Begun in 2011 as a Saturday spin-off of the famed Sunday Brooklyn Flea ("where else could you buy an old couch, get a leather jacket, and eat a pupusa?" says Rachel Wharton, deputy editor of Edible Brooklyn magazine), the food fair has become a happening of its own, attracting 5,000 visitors each weekend to sample its 100 well-selected vendors. Come hungry, because the choices are dizzying and worth sampling. There are crackly-crisp roast pig sandwiches (at Porchetta), multiple pickles ( McClure's and pioneer Rick's Picks), several ramen and steamed bun stands ( Sun's milky corn version was our favorite), Shorty Tang's spicy sesame noodles, borough-made sausages from Brooklyn Cured, shots of hot soup from Sea Bean, and deep-fried anchovies (head-on "Jersey style" optional) and smoked paprika aioli dip from the aptly named Bon Chovie. The little fish rocked.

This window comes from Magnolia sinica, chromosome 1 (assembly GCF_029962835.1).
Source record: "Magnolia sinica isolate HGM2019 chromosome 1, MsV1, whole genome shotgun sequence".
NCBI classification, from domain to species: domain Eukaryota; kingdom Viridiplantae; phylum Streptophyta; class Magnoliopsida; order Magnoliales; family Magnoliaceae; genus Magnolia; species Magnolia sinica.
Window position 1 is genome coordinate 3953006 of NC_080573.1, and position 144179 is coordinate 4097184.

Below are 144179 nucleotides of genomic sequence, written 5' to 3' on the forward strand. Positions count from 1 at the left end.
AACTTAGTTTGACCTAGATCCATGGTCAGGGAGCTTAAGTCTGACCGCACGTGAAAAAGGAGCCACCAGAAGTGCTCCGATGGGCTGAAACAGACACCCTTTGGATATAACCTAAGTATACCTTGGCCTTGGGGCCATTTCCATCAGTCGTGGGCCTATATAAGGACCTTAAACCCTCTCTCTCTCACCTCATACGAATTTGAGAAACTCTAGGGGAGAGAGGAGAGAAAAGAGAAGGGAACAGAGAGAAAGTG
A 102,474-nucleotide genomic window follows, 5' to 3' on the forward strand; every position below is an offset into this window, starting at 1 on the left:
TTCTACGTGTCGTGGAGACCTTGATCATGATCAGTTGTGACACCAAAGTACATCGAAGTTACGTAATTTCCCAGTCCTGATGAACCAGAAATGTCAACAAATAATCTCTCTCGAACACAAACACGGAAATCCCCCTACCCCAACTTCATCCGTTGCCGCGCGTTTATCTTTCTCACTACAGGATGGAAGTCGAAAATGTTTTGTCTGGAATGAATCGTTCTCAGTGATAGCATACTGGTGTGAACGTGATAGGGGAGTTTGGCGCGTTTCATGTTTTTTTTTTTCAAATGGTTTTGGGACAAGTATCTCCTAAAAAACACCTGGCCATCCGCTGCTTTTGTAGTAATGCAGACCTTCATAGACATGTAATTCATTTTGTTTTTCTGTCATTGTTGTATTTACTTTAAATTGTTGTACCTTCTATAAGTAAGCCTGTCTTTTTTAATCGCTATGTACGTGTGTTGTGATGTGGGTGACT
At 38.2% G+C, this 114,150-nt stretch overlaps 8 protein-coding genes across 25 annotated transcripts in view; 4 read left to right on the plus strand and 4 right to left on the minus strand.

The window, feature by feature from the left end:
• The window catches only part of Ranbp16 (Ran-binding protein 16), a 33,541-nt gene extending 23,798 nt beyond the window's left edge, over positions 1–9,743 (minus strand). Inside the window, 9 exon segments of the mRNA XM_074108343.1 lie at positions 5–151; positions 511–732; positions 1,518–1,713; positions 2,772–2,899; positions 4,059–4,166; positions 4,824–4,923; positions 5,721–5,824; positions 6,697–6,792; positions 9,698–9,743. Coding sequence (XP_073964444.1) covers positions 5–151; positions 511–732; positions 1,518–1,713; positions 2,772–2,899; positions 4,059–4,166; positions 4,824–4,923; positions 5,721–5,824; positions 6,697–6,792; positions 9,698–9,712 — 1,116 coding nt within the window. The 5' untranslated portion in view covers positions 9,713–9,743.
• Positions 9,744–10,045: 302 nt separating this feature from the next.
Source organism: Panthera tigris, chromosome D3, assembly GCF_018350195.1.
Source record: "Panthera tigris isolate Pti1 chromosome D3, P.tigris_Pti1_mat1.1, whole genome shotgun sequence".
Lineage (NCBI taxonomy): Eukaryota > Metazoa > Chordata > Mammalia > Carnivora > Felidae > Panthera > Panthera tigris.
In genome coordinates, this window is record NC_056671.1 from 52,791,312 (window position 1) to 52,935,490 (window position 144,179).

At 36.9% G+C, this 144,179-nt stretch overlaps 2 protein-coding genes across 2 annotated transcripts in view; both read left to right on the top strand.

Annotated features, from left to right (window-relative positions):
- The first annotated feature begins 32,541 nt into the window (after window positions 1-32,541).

There was also an array of stunning sweets, from Blue Marble ice cream to the "S'morgasm" sandwiches of chocolate-drizzled handmade marshmallows on clover-honey grahams from S'more Bakery. In case you're thirsty, " SmorgasBar" was recently added to the mix, pouring the ever-growing roster of Brooklyn-made beers, wines, and spirits.

Such street-food vitality and neighborhood life in Williamsburg would no doubt have been a pleasant shock to Sol Forman, who bought the Peter Luger Steak House in 1950: "He would not have believed it, but he would have been thrilled," said his granddaughter, Jody Storch, who helps run the restaurant today, meticulously hand-selecting the whole short loins of prime beef for a rosy pink hue and marbling ideal for dry-aging in Luger's cellar.